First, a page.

000214946 001__ 214946
000214946 005__ 20190317000351.0
000214946 037__ $$aCONF
000214946 245__ $$aSeasonal Spatial Patterns of Surface Water Temperature, Surface Heat Fluxes and Meteorological Forcing Over Lake Geneva
000214946 269__ $$a2015
000214946 260__ $$c2015
000214946 336__ $$aConference Papers
000214946 520__ $$aIn many lakes, surface heat flux (SHF) is the most important component controlling the lake’s energy content. Accurate methods for the determination of SHF are valuable for water management, and for use in hydrological and meteorological models. Large lakes, not surprisingly, are subject to spatially and temporally varying meteorological conditions, and hence SHF. Here, we report on an investigation for estimating the SHF of a large European lake, Lake Geneva. We evaluated several bulk formulas to estimate Lake Geneva’s SHF based on different data sources. A total of 64 different surface heat flux models were realized using existing representations for different heat flux components. Data sources to run the models included meteorological data (from an operational numerical weather prediction model, COSMO-2) and lake surface water temperature (LSWT, from satellite imagery). Models were calibrated at two points in the lake for which regular depth profiles of temperature are available, and which enabled computation of the total heat content variation. The latter, computed for 03.2008-12.2013, was the metric used to rank the different models. The best calibrated model was then selected to calculate the spatial distribution of SHF. Analysis of the model results shows that evaporative and convective heat fluxes are the dominant terms controlling the spatial pattern of SHF. The former is significant in all seasons while the latter plays a role only in fall and winter. Meteorological observations illustrate that wind-sheltering, and to some extent relative humidity variability, are the main reasons for the observed large-scale spatial variability. In addition, both modeling and satellite observations indicate that, on average, the eastern part of the lake is warmer than the western part, with a greater temperature contrast in spring and summer than in fall and winter whereas the SHF spatial splitting is stronger in fall and winter. This is mainly due to negative heat flux values (net cooling) and stronger wind forcing, and consequently stronger mixing, in cold seasons.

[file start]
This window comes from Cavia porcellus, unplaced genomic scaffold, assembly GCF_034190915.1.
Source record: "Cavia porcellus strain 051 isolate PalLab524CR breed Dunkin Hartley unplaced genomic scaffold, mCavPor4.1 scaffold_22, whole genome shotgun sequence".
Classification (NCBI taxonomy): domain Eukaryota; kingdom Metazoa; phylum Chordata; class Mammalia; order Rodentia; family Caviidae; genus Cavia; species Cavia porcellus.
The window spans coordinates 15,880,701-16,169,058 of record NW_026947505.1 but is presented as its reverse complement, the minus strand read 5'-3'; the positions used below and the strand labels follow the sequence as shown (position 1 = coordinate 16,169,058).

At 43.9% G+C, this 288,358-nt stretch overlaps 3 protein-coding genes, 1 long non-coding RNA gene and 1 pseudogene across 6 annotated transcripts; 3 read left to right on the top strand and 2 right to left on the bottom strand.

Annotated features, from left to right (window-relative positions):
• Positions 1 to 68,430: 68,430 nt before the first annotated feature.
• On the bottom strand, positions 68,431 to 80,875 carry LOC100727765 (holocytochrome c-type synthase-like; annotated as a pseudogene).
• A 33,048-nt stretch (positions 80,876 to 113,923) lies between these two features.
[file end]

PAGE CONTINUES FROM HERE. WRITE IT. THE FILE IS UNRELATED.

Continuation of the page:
000214946 6531_ $$aSurface heat flux
000214946 6531_ $$aMeteorological forcing
000214946 6531_ $$aSpatial patterns
000214946 6531_ $$aSeasonal patterns
000214946 700__ $$0247248$$g212310$$aIrani Rahaghi, Abolfazl
000214946 700__ $$aLemmin, Ulrich
000214946 700__ $$aBouffard, Damien
000214946 700__ $$aRiffler, Michael
000214946 700__ $$aWunderle, Stefan
000214946 700__ $$aBarry, David Andrew$$0240314$$g169209
000214946 7112_ $$dDecember 13-18, 2015$$cSan Fransisco$$aAGU 2015
000214946 8564_ $$uhttps://infoscience.epfl.ch/record/214946/files/PosterPresentations_AGU_2015_abs1.pdf$$zn/a$$s1953078$$yn/a
000214946 909C0 $$xU11221$$0252101$$pECOL
000214946 909CO $$ooai:infoscience.tind.io:214946$$qGLOBAL_SET$$pconf$$pENAC
000214946 917Z8 $$x212310
000214946 917Z8 $$x212310
000214946 937__ $$aEPFL-CONF-214946
000214946 973__ $$rNON-REVIEWED$$sPUBLISHED$$aEPFL
000214946 980__ $$aCONF